AD: There are always distractions, and there are times when, for months at a time, I can go on without writing anything constructive. I’ve noticed this happens most during the summer months and when the temperature soars over 90F.  But then, when I get the urge to write, I can write non-stop for days on end, always wondering where this drive and energy come from.  Usually after I take a break, I end up writing nonstop. Something like: Rest a while and run a mile.

M3: (Laughs) I am just ready to write something in a language I can speak…not program. Are you doing the day job thing these days?

AD: I am not a writer who goes by the clock.  To me, writing is not a job but a passion and hobby.  I would love to work a day job as there is so much to learn.  I draw inspiration from things around me and the work I do. Although I do not have a day job, I am part of event management projects with my neighbors that again bring out my creative side.  This in turn, inspires me to write and influences my writing.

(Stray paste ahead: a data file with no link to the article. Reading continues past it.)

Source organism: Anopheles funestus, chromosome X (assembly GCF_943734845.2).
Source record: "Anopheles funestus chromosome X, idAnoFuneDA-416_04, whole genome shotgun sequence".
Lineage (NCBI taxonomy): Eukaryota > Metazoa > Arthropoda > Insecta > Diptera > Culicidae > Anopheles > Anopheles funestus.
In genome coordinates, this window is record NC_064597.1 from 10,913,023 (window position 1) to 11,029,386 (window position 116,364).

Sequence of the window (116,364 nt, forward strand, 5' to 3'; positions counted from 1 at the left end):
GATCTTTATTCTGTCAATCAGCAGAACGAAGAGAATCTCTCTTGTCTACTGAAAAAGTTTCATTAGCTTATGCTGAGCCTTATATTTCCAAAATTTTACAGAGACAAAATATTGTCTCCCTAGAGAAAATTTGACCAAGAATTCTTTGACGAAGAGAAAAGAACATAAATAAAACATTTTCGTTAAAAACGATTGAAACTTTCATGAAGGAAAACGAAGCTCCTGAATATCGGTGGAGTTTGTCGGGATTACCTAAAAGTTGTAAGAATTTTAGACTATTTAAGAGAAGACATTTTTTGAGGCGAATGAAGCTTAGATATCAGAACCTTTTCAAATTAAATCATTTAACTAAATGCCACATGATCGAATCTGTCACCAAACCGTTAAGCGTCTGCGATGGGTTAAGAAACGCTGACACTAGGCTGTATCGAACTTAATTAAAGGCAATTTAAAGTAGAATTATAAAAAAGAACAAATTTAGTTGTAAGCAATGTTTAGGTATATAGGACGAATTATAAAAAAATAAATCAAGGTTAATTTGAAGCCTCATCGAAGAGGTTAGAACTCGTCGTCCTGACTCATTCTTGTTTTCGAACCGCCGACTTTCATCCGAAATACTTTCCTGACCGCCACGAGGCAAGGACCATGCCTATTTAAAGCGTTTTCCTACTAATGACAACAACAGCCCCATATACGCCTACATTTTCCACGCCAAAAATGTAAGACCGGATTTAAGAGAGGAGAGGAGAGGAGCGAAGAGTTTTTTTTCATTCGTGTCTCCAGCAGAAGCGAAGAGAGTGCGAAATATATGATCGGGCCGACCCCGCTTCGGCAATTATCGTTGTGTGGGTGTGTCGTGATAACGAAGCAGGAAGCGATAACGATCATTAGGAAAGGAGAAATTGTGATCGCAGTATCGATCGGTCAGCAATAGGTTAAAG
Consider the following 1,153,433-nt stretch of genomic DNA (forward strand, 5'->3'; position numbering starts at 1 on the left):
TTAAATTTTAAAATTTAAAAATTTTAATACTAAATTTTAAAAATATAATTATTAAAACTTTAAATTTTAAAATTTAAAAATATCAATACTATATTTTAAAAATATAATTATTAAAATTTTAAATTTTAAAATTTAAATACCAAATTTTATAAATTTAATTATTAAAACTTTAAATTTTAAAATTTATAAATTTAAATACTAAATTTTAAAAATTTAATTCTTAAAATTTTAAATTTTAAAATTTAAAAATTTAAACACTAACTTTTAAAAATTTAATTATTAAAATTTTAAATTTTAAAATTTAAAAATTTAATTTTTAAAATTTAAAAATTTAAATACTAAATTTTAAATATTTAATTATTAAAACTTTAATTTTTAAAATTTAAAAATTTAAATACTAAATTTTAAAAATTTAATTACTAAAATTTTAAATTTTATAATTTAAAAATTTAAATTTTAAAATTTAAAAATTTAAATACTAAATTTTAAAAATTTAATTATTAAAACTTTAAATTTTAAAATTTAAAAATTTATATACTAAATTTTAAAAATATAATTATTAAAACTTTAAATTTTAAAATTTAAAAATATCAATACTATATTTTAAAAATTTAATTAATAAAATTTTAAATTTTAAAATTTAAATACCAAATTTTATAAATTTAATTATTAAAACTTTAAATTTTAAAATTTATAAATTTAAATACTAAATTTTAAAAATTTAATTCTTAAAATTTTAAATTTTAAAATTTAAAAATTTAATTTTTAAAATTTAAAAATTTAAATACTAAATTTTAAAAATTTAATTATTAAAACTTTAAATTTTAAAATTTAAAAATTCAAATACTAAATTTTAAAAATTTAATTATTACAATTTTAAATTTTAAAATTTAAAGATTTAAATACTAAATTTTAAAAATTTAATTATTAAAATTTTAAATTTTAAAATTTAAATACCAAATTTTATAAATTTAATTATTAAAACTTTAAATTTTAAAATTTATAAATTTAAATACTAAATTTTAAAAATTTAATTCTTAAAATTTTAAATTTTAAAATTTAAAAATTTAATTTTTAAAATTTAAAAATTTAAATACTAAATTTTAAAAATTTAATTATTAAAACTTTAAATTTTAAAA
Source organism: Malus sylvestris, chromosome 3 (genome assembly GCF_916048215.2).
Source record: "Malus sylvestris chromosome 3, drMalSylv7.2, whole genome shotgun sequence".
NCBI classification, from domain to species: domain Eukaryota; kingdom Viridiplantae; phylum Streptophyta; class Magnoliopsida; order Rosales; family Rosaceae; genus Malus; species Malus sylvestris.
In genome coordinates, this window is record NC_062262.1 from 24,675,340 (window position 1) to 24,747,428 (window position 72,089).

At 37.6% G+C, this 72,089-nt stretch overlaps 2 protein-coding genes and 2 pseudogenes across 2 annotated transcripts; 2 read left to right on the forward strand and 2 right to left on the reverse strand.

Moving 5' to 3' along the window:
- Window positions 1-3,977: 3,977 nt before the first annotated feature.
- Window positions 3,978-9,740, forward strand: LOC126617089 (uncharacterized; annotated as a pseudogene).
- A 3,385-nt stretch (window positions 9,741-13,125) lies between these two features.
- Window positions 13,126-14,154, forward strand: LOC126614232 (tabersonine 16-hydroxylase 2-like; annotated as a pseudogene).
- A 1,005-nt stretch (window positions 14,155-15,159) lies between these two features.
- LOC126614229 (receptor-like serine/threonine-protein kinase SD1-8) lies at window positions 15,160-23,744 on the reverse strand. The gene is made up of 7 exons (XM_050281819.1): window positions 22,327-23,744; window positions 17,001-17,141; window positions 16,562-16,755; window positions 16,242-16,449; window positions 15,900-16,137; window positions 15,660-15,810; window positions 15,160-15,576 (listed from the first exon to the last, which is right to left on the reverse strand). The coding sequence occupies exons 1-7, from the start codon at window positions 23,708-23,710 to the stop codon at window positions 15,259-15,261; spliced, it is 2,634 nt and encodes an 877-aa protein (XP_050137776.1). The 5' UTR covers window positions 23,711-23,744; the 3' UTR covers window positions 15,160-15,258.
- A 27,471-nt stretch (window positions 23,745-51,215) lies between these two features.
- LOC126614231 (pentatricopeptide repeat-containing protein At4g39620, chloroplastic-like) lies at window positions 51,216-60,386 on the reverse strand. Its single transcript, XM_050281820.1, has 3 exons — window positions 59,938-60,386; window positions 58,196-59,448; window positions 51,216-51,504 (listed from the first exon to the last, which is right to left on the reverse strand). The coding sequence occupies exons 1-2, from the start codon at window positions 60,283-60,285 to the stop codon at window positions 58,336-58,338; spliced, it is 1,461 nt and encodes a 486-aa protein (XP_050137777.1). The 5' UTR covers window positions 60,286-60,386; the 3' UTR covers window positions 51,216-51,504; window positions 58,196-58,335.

M3: Even without eyeballing the clock, you have to run into time issues.

AD: Time is one major constraint. At times I have to “make the time” to write.  As a housewife with kids in middle school, writing takes a backseat many times, and there are always other things which are “more important”.  Even if I have some bright idea about a topic in question, there is always a matter of time.  But more often than not, I prefer to write once the house is asleep, and it’s way past midnight.  This is when my mind speaks the loudest.  I make up for sleep during the morning hours once my kids are at school.